The partnership between the AMA and 32 of the country's leading medical schools aimed at creating physicians equipped to flourish in tomorrow's health care environment has yielded positive results. And the work of the AMA Accelerating Change in Medical Education Consortium is just beginning.
Wednesday, February 6th, 2019
East Carolina Heart Institute at ECU
Call for Submissions and Save the Date
Please join us for the third annual Unified Quality Improvement Symposium, co-hosted by the Brody School of Medicine REACH Initiative and the Vidant Health Quality Office. The symposium is a showcase of initiatives happening throughout East Carolina University's Health Sciences Campus and Vidant Health related to quality improvement, patient safety, population health, and interprofessional practice.
The goal of the symposium is to provide academic and community physicians, health professionals, health care teams, students, residents, and fellows the opportunity to present their work in systems improvement and practice redesign to an audience of peers and health system leaders.
Submissions will be accepted from all ECU Health Sciences Schools and all Vidant Health entities. Additional weight will be given to abstracts that highlight the work of interprofessional teams and those that exemplify how the quality improvement process can impact clinical care and systems based practice. Those that involve students or residents as part of their improvement teams will be prioritized.
Please submit your abstracts using the link below:
November 5th, 2018: Abstract submission deadline
Early December 2018: Notification of abstract acceptance
For more information, contact Jenna Garris at
email@example.com or 744-0439
First medical students who received training under national effort begin to graduate this month, including students from NYU, Indiana University, East Carolina University, Oregon Health and Science University, Penn State.
With five medical schools this year graduating their first classes of students fully trained under a transformative national curricula redesign initiative, the American Medical Association (AMA) is highlighting innovations from recent years that have better trained the next generation of physicians. Launched five years ago, the AMA's Accelerating Change in Medical Education Consortium includes 32 of the country's leading medical schools working together to create the medical school of the future."
Brody School of Medicine Class of 2018
Photo Credit Jason Mills with ASAP Photo & Camera
"East Carolina University's Brody School of Medicine was one of only 11 medical schools nationwide to be awarded a five-year, $1 million grant under the AMA program, which aims to bridge the gap between how future physicians are trained and how health care is delivered."
Read the full story
Brody faculty celebrate the release of a new textbook to teach the "third pillar" of medical education. The textbook is the first of its kind to define health systems science and provide a framework for its implementation nationwide. Five Brody School of Medicine Faculty and one ECU College of Nursing Faculty member authored four chapters of the textbook with Dr. Luan Lawson serving as both an author and editor. Pictured below from left to right are Dr. Elizabeth Baxley, Senior Associate Dean for Academic Affairs; Dr. Danielle Walsh, Pediatric Surgery; Dr. Richard Hawkins, American Medical Association vice president for medical education outcomes and editor, Dr. Luan Lawson, Assistant Dean of Curriculum, Assessment and Clinical Academic Affairs; Dr. Donna Lake, Clinical Assistant Professor, and Dr. Niti Armistead, Teachers of Quality Academy 2.0 Program Director, (not pictured, Dr. Jason Higginson, Chair, Department of Pediatrics).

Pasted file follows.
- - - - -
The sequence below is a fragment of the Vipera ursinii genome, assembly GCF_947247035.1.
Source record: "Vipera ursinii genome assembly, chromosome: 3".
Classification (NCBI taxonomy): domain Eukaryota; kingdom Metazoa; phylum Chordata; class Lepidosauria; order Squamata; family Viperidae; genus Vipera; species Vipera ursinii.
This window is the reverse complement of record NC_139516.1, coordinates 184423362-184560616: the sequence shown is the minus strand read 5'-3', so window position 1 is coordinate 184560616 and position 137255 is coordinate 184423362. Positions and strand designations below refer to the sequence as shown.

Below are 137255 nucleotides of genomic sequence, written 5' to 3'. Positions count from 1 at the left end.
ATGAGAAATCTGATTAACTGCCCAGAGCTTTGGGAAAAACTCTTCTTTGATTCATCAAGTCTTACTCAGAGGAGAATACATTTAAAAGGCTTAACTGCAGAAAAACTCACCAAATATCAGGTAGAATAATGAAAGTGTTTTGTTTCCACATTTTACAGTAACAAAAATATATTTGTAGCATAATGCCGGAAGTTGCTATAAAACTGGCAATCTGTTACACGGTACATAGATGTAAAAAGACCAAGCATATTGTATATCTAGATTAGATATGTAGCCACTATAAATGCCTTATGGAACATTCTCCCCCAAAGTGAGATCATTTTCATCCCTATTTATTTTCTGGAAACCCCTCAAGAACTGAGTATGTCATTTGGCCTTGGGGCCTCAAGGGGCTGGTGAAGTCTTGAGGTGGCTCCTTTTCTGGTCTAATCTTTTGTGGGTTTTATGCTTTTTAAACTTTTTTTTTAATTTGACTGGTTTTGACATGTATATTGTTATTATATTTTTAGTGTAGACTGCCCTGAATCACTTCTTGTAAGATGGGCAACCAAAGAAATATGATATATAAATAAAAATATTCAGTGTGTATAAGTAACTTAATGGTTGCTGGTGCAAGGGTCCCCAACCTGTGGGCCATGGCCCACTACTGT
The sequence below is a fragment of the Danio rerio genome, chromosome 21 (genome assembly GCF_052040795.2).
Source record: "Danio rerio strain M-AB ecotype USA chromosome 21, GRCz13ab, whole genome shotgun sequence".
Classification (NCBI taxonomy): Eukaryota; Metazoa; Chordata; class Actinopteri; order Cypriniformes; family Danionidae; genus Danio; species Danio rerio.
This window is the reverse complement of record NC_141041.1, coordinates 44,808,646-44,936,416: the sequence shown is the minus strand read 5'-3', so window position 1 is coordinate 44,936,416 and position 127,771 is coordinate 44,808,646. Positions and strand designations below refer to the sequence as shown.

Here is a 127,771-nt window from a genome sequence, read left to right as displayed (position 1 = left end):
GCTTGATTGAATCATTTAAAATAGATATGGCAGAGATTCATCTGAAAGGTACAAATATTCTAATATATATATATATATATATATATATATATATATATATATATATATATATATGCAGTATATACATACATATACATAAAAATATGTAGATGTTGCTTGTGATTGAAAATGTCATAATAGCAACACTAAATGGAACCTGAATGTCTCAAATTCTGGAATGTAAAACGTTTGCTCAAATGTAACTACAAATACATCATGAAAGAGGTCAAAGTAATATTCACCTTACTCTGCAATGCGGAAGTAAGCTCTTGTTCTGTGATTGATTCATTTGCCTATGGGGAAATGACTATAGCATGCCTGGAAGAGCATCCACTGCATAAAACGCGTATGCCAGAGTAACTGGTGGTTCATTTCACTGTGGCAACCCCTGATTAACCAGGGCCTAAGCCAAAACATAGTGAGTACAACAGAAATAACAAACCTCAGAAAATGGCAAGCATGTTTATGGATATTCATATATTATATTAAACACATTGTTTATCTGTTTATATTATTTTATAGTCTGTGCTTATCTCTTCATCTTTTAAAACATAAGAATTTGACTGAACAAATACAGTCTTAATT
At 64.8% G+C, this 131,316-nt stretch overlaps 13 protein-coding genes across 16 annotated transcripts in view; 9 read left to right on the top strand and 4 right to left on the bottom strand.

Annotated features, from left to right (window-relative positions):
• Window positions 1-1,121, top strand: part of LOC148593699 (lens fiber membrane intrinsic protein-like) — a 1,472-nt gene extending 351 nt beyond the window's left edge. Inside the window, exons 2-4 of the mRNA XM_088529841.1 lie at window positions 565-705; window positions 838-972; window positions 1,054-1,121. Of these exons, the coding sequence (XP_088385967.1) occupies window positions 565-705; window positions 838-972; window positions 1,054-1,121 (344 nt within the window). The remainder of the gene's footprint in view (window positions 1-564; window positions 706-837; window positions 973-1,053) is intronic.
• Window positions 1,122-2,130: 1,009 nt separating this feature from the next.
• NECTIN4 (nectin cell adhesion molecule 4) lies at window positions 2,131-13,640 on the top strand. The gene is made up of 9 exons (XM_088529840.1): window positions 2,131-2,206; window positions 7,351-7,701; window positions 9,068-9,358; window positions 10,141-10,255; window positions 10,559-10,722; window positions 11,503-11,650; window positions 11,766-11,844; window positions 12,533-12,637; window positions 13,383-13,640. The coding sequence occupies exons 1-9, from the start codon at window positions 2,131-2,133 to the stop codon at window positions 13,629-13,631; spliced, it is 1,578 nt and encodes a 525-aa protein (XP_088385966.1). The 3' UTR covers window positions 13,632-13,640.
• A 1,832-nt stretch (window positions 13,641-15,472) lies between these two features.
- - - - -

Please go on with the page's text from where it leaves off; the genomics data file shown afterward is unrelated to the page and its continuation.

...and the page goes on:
Health Systems Science, published by Elsevier, can purchased from
the AMA Store and
Elsevier, as well as from
Amazon and other online booksellers.
Medical Education Day Presentations
Twenty-five health sciences professionals and administrators from East Carolina University and Vidant Health gathered for a daylong session recently at Dowdy-Ficklen Stadium's Club Level to learn about improving quality in health care delivery. And to build paper airplanes.
Redesigning Education to Accelerate Change in Healthcare (REACH) is an American Medical Association (AMA) grant-funded initiative to transform the Brody Medical School curriculum so that it better prepares future physicians in patient safety, quality improvement and population health in an environment of team-based, patient-centered care. The grant addresses the substantial gap that now exists between what physicians have been taught in the past and what they will need to know now and in the future to provide safer, higher quality patient care.
Join us for a discussion on reliability science as it relates to healthcare with guest Steve Kreiser, CDSR, USN Ret., MBA, MS.
Steve Kreiser is a senior consultant with Healthcare Performance Improvement (HPI). HPI is a consulting firm that specializes in improving human performance in complex systems using evidence-based methods derived from high-risk industries. Steve is a former FA-18 pilot with over 21 years of leadership and management experience in the U.S. Navy.
East Carolina University's Brody School of Medicine is one of 11 schools in the nation selected for a $1 million grant from the American Medical Association to change the way it educates students while keeping its focus on rural and under-served populations.